Nepal is being overwhelmed by a COVID-19 surge as India’s outbreak spreads to South Asian neighbours, the International Federation of Red Cross and Red Crescent Societies said on Wednesday.
In India the COVID-19 death toll rose by a record 3,780 during the last 24 hours.
The WHO said in its weekly epidemiological report that India accounted for 46% of global cases and 25% of global deaths reported in the past week.
Daily infections in the country rose by 382,315 on Wednesday, health ministry data showed, the 14th straight day of more than 300,000 cases.
India’s second deadly surge of COVID-19 has seen hospitals runs out of beds and oxygen and left morgues and crematoriums overflowing.
Many people have died in ambulances and car parks waiting for a bed or oxygen.
The contagious surge is causing a lot of concern in neighbouring Nepal, Pakistan and Bangladesh.
“We need to act now and we need to act fast to have any hope of containing this human catastrophe. This virus has no respect for borders and these variants are running rampant across Asia,” said Alexander Matheou, Asia Pacific director for the Geneva-based agency representing the global humanitarian network.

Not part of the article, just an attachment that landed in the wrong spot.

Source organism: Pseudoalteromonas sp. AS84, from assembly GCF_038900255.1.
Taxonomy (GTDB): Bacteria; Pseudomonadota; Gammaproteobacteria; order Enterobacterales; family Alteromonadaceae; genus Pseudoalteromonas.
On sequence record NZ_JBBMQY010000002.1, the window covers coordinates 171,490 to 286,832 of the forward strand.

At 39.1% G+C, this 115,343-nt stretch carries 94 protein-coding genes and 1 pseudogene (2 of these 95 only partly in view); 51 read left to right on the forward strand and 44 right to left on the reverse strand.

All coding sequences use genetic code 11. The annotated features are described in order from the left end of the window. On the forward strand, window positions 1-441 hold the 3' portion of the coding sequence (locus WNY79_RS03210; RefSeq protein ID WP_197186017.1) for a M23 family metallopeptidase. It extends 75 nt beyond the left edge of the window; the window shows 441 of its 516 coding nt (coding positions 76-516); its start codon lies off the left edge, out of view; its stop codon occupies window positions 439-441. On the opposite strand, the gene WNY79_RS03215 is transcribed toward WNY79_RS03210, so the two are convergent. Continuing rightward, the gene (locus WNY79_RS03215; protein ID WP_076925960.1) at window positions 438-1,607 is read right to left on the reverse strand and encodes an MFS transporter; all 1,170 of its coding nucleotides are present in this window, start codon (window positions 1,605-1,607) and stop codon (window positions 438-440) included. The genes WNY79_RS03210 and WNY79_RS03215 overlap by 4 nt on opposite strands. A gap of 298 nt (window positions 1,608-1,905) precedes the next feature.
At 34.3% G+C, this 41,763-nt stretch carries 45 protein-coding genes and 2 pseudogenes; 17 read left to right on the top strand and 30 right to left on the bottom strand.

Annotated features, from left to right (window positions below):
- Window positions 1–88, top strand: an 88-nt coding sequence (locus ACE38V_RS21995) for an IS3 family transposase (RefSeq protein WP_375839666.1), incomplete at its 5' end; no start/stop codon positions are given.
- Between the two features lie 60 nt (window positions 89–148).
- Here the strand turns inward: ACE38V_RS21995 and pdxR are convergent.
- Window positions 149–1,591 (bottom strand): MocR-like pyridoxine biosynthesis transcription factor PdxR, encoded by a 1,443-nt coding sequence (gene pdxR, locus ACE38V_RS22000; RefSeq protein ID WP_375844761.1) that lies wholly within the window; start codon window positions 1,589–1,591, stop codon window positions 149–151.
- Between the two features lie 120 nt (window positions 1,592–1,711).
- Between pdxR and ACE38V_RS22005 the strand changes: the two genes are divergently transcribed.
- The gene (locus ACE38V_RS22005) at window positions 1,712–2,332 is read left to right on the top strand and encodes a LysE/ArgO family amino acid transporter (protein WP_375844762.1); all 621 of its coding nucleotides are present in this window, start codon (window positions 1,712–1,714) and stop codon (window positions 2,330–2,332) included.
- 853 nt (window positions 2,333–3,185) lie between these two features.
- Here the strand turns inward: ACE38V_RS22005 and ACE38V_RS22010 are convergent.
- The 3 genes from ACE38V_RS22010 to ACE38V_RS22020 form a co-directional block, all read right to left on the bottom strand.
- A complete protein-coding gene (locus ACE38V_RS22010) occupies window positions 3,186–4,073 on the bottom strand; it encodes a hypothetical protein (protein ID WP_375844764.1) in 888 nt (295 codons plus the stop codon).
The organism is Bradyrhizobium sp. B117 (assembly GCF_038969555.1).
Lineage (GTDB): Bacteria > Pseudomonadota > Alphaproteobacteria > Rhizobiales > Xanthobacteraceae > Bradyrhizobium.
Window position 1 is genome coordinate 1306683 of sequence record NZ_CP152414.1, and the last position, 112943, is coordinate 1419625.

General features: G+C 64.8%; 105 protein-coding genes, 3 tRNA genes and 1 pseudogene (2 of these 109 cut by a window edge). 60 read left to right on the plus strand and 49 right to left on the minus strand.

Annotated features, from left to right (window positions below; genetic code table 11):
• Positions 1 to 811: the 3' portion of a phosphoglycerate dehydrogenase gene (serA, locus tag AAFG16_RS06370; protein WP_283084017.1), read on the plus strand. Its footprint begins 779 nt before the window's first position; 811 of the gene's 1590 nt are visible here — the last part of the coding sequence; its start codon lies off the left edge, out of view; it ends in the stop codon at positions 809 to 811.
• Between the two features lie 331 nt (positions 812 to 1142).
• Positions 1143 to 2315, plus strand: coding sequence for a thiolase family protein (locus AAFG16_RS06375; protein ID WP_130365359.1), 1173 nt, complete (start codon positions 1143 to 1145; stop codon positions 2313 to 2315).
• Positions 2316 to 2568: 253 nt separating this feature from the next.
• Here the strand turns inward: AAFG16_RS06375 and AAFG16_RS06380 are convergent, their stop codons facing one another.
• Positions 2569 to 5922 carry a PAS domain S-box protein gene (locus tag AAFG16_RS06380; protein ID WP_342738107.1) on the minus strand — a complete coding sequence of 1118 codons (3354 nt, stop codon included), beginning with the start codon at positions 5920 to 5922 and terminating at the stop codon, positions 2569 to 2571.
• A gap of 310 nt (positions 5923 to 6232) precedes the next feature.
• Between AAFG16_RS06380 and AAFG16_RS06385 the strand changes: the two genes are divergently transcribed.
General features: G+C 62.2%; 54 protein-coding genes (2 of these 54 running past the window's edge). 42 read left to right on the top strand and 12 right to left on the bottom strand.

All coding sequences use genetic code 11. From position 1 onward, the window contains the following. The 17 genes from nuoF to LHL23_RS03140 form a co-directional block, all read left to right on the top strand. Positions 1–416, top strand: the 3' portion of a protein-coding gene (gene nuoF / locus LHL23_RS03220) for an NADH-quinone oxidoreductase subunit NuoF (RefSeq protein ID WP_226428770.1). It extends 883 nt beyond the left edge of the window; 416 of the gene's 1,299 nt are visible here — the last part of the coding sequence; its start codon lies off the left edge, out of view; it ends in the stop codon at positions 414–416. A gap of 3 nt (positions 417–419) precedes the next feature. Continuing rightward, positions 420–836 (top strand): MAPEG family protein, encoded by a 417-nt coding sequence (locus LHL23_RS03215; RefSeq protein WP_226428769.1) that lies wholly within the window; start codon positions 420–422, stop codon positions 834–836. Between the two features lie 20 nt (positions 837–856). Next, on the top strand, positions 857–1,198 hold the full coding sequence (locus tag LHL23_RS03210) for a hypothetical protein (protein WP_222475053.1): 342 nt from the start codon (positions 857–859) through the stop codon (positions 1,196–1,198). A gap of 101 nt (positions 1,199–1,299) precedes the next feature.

Nepal is now recording 57 times as many cases as a month ago, with 44% of tests now coming back positive, the statement said. Nepalese towns near the Indian border could not cope with the growing number of people needing treatment, while only 1% of the country’s population was fully vaccinated.
“What is happening in India right now is a horrifying preview of Nepal’s future if we cannot contain this latest COVID surge that is claiming more lives by the minute,” said Netra Prasad Timsina, chair of the Nepal Red Cross.
“It is beyond distressing to see that people cannot say goodbye to their loved ones as cremations are taking place at record levels due to these new COVID variants, which are striking down people of all ages in Nepal.”
The statement noted that other neighbours of India were also in the firing line as the outbreak spreads.
Hospital intensive care units in Pakistan and Bangladesh were full or close to capacity, it said.